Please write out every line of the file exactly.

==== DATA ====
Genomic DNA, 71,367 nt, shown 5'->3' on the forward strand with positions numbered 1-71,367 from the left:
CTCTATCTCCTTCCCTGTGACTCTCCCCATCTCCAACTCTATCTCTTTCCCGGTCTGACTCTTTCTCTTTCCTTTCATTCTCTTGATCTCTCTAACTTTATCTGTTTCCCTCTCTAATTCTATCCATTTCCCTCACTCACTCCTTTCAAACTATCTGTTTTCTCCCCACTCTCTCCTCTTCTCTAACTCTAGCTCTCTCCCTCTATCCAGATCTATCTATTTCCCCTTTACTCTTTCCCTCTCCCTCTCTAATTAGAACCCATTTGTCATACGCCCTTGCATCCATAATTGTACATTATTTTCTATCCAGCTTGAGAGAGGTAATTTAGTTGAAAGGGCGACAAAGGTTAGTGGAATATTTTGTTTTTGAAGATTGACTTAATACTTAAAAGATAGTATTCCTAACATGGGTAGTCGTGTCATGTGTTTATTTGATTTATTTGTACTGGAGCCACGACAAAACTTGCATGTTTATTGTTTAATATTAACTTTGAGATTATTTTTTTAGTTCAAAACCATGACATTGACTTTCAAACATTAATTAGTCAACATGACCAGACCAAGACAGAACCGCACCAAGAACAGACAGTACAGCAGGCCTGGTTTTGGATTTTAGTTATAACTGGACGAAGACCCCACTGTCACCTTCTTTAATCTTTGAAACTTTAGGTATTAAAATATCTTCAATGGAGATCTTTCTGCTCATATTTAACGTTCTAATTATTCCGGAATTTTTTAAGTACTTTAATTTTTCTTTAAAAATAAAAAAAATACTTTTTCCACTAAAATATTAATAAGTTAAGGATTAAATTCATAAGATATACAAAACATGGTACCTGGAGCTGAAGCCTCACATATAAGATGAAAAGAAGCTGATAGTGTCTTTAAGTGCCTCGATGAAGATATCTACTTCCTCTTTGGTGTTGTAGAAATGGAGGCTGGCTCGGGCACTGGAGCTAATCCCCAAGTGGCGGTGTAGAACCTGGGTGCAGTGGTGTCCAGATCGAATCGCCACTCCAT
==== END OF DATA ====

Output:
Genomic DNA, 71,367 nt, shown 5'->3' on the forward strand with positions numbered 1-71,367 from the left:
CTCTATCTCCTTCCCTGTGACTCTCCCCATCTCCAACTCTATCTCTTTCCCGGTCTGACTCTTTCTCTTTCCTTTCATTCTCTTGATCTCTCTAACTTTATCTGTTTCCCTCTCTAATTCTATCCATTTCCCTCACTCACTCCTTTCAAACTATCTGTTTTCTCCCCACTCTCTCCTCTTCTCTAACTCTAGCTCTCTCCCTCTATCCAGATCTATCTATTTCCCCTTTACTCTTTCCCTCTCCCTCTCTAATTAGAACCCATTTGTCATACGCCCTTGCATCCATAATTGTACATTATTTTCTATCCAGCTTGAGAGAGGTAATTTAGTTGAAAGGGCGACAAAGGTTAGTGGAATATTTTGTTTTTGAAGATTGACTTAATACTTAAAAGATAGTATTCCTAACATGGGTAGTCGTGTCATGTGTTTATTTGATTTATTTGTACTGGAGCCACGACAAAACTTGCATGTTTATTGTTTAATATTAACTTTGAGATTATTTTTTTAGTTCAAAACCATGACATTGACTTTCAAACATTAATTAGTCAACATGACCAGACCAAGACAGAACCGCACCAAGAACAGACAGTACAGCAGGCCTGGTTTTGGATTTTAGTTATAACTGGACGAAGACCCCACTGTCACCTTCTTTAATCTTTGAAACTTTAGGTATTAAAATATCTTCAATGGAGATCTTTCTGCTCATATTTAACGTTCTAATTATTCCGGAATTTTTTAAGTACTTTAATTTTTCTTTAAAAATAAAAAAAATACTTTTTCCACTAAAATATTAATAAGTTAAGGATTAAATTCATAAGATATACAAAACATGGTACCTGGAGCTGAAGCCTCACATATAAGATGAAAAGAAGCTGATAGTGTCTTTAAGTGCCTCGATGAAGATATCTACTTCCTCTTTGGTGTTGTAGAAATGGAGGCTGGCTCGGGCACTGGAGCTAATCCCCAAGTGGCGGTGTAGAACCTGGGTGCAGTGGTGTCCAGATCGAATCGCCACTCCAT